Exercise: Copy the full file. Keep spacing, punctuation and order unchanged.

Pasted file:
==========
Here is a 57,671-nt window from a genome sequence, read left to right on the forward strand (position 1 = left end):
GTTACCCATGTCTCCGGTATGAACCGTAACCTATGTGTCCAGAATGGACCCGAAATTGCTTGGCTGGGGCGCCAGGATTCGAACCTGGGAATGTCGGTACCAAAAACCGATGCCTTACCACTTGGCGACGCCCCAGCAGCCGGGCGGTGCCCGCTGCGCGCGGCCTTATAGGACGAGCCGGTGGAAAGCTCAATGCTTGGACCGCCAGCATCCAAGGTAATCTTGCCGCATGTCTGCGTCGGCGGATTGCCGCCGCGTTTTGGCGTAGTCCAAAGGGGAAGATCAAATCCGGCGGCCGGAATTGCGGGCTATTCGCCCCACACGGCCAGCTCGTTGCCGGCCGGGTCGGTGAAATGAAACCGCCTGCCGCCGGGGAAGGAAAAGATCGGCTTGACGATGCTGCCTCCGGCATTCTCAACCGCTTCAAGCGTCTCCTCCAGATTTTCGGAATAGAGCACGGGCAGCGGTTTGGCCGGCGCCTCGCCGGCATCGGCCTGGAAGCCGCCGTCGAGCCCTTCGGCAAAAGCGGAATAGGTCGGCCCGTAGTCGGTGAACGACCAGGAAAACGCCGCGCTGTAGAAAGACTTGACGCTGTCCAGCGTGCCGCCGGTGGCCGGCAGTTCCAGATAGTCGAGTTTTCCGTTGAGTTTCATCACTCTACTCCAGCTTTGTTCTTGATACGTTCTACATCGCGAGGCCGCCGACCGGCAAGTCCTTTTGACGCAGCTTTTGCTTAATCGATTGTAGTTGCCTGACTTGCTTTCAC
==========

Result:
Here is a 57,671-nt window from a genome sequence, read left to right on the forward strand (position 1 = left end):
GTTACCCATGTCTCCGGTATGAACCGTAACCTATGTGTCCAGAATGGACCCGAAATTGCTTGGCTGGGGCGCCAGGATTCGAACCTGGGAATGTCGGTACCAAAAACCGATGCCTTACCACTTGGCGACGCCCCAGCAGCCGGGCGGTGCCCGCTGCGCGCGGCCTTATAGGACGAGCCGGTGGAAAGCTCAATGCTTGGACCGCCAGCATCCAAGGTAATCTTGCCGCATGTCTGCGTCGGCGGATTGCCGCCGCGTTTTGGCGTAGTCCAAAGGGGAAGATCAAATCCGGCGGCCGGAATTGCGGGCTATTCGCCCCACACGGCCAGCTCGTTGCCGGCCGGGTCGGTGAAATGAAACCGCCTGCCGCCGGGGAAGGAAAAGATCGGCTTGACGATGCTGCCTCCGGCATTCTCAACCGCTTCAAGCGTCTCCTCCAGATTTTCGGAATAGAGCACGGGCAGCGGTTTGGCCGGCGCCTCGCCGGCATCGGCCTGGAAGCCGCCGTCGAGCCCTTCGGCAAAAGCGGAATAGGTCGGCCCGTAGTCGGTGAACGACCAGGAAAACGCCGCGCTGTAGAAAGACTTGACGCTGTCCAGCGTGCCGCCGGTGGCCGGCAGTTCCAGATAGTCGAGTTTTCCGTTGAGTTTCATCACTCTACTCCAGCTTTGTTCTTGATACGTTCTACATCGCGAGGCCGCCGACCGGCAAGTCCTTTTGACGCAGCTTTTGCTTAATCGATTGTAGTTGCCTGACTTGCTTTCAC